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What are Hand and Wrist Fractures?

A fracture is a break in the bone that can range from a small crack to a complete break. In the hand and wrist, fractures can affect different bones, including the metacarpals (bones of the hand) and the carpal bones (bones of the wrist). Fractures are classified into several types based on their severity and characteristics:

  • Stable Fractures: The broken bones remain in place and are properly aligned.
  • Displaced Fractures: The broken bones are misaligned and may require realignment.
  • Comminuted Fractures: The bone is shattered into multiple pieces.
  • Open (Compound) Fractures: The broken bone pierces the skin, increasing the risk of infection.
  • Closed Fractures: The broken bone does not break the skin.

Causes and Risk Factors

Hand and wrist fractures can result from various factors and activities:

  • Falls: Falling onto an outstretched hand is a common cause of wrist fractures.
  • Sports Injuries: Participating in sports that involve physical contact, high speeds, or falls, such as football, skiing, and cycling, can increase the risk of fractures.
  • Accidents: Car accidents, workplace incidents, or other traumatic events can lead to fractures.
  • Osteoporosis: This condition weakens bones, making them more susceptible to fractures.
  • Repetitive Stress: Overuse or repetitive activities can lead to stress fractures, particularly in athletes.


Symptoms of hand and wrist fractures can vary depending on the severity and location of the injury and may include:

  • Immediate and severe pain at the site of the fracture, which may worsen with movement or pressure
  • Swelling around the injured area due to inflammation
  • Discoloration of the skin around the fracture
  • Sensitivity to touch over the broken bone
  • Visible deformity or abnormal shape of the hand or wrist
  • Difficulty moving the hand or wrist
  • Difficulty or inability to use the affected hand or wrist.

Diagnostic Process

Diagnosing hand and wrist fractures involves a thorough evaluation by a healthcare provider, including:

  • Medical History: Discussing how the injury occurred, your symptoms, and any previous injuries with your doctor.
  • Physical Examination: Assessing the affected area for pain, swelling, range of motion, and deformity.

Imaging Tests: X-rays are commonly used to confirm the presence and extent of the fracture. In some cases, an MRI or CT scan may be needed for a more detailed view.

Treatment Options

Conservative Care

Many hand and wrist fractures can be managed with non-surgical treatments aimed at promoting bone healing and restoring function:

  • Immobilization: Using a cast, splint, or brace to keep the hand or wrist in place and allow the bone to heal properly.
  • Rest: Avoiding activities that could aggravate the injury and giving the affected area time to heal.
  • Ice: Applying ice packs to reduce swelling and pain.
  • Elevation: Keeping the injured hand or wrist elevated above heart level to minimize swelling.

Medications: Over-the-counter pain relievers such as NSAIDs to manage pain and inflammation.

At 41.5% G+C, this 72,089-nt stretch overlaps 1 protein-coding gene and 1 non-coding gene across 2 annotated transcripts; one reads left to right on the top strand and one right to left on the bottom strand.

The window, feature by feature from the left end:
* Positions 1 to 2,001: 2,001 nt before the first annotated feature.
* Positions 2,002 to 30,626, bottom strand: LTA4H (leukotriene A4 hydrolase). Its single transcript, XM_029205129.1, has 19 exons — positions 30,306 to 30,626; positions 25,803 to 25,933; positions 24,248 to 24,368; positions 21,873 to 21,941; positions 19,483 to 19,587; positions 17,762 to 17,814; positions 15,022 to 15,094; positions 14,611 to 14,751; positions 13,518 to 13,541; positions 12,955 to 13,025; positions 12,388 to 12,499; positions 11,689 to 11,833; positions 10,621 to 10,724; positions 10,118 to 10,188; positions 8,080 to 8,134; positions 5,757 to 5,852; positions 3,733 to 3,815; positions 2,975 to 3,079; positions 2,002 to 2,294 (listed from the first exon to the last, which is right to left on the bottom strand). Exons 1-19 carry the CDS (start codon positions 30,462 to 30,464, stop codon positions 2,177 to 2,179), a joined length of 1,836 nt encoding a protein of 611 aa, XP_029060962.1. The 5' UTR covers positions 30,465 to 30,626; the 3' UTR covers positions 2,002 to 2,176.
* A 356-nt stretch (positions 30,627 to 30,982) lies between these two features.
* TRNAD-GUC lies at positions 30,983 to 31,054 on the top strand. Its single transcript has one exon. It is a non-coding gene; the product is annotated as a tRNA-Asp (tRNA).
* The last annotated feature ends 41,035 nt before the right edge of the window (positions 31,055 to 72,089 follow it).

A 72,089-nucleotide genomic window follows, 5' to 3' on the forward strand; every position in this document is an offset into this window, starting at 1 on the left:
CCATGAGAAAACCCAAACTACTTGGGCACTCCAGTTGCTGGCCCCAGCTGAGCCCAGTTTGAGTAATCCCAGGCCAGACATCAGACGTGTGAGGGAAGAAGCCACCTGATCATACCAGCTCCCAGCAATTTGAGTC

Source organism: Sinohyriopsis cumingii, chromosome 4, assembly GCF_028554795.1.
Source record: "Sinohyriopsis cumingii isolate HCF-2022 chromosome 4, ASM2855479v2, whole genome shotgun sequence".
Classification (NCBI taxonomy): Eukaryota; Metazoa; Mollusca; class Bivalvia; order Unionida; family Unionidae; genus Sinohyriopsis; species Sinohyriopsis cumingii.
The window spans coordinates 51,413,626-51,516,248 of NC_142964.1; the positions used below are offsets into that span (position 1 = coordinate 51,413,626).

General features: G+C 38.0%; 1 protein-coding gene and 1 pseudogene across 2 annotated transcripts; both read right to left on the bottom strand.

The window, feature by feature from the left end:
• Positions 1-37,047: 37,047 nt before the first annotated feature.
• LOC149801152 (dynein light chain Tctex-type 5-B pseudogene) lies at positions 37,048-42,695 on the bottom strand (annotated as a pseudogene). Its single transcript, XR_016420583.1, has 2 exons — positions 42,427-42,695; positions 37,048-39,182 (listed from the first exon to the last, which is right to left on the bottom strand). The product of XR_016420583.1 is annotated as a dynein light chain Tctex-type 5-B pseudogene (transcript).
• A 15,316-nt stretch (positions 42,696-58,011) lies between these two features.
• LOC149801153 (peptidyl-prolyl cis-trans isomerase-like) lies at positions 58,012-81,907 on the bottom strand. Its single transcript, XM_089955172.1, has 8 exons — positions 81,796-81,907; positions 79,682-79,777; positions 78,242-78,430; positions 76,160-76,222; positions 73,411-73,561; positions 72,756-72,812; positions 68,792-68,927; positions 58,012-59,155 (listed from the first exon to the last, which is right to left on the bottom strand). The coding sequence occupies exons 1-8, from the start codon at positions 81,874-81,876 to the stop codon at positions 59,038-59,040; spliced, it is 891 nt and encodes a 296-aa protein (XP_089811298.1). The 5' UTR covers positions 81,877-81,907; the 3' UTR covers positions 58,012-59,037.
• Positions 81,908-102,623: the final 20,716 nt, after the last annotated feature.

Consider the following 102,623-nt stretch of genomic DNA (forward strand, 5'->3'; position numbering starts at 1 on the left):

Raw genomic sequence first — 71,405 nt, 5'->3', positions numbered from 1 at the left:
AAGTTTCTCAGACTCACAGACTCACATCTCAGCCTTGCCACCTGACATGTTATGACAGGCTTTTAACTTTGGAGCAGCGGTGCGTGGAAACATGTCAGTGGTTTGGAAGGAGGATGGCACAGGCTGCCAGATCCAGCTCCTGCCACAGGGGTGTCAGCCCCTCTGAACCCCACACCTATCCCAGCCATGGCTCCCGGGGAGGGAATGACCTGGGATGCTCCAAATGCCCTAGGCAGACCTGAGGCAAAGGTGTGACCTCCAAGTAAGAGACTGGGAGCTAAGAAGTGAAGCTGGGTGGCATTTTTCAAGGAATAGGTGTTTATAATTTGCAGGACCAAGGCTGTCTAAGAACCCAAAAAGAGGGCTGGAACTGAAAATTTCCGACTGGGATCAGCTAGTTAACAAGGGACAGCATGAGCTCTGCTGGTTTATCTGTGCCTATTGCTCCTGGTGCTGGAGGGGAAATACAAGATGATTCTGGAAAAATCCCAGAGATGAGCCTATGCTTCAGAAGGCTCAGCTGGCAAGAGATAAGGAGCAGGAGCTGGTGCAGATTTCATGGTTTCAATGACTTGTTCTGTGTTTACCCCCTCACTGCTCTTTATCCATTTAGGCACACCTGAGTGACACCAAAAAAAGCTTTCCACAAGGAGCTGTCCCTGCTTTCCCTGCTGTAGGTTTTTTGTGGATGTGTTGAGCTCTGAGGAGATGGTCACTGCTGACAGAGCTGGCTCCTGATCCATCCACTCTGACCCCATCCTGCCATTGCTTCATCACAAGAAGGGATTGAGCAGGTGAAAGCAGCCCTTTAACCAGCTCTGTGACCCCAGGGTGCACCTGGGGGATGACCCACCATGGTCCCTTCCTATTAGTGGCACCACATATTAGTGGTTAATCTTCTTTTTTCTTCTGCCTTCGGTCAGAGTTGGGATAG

Surgical Treatment

When non-surgical treatments are insufficient, or if the fracture is severe, surgery may be necessary. At Excel Health, we prioritize minimally invasive surgical options to ensure the best outcomes and quickest recovery times for our patients.

Hand and wrist arthroscopic surgery is a state-of-the-art technique that involves using a small camera (arthroscope) to visualize the inside of the joint. This allows the surgeon to precisely realign and fix the broken bones using small surgical instruments. This minimally invasive approach results in smaller incisions, less postoperative pain, and a quicker recovery compared to traditional open surgery.

Recovery and Rehabilitation

Recovery from hand and wrist fractures involves a combination of rest, rehabilitation exercises, and regular follow-up appointments. The initial phase focuses on immobilizing the fracture to promote healing, followed by a structured physical therapy program to restore strength, flexibility, and range of motion. Adhering to your healthcare provider’s recommendations is crucial for optimal recovery.

Preventing Hand and Wrist Fractures

Preventing fractures involves taking steps to protect your bones and reduce the risk of injury:

  • Wear Protective Gear: Use wrist guards or protective equipment when participating in high-risk sports.
  • Strength and Flexibility: Perform exercises to strengthen the muscles around your hands and wrists and improve flexibility.

Safe Practices: Use caution during activities to avoid falls and accidents, and maintain a healthy lifestyle to support bone health.

Get Treatment for Hand and Wrist Fractures

Treating a hand or wrist fracture requires proactive management to facilitate healing and maintain joint function. Regular exercises, using supportive devices, and making ergonomic adjustments can help manage symptoms and prevent complications. Ongoing monitoring and early intervention are key to maintaining hand and wrist health.

If you suspect you have a hand or wrist fracture or are experiencing symptoms, contact Excel Health for a comprehensive evaluation and personalized treatment plan. Our dedicated team is committed to providing the highest quality care to help you regain function and comfort in your daily activities.

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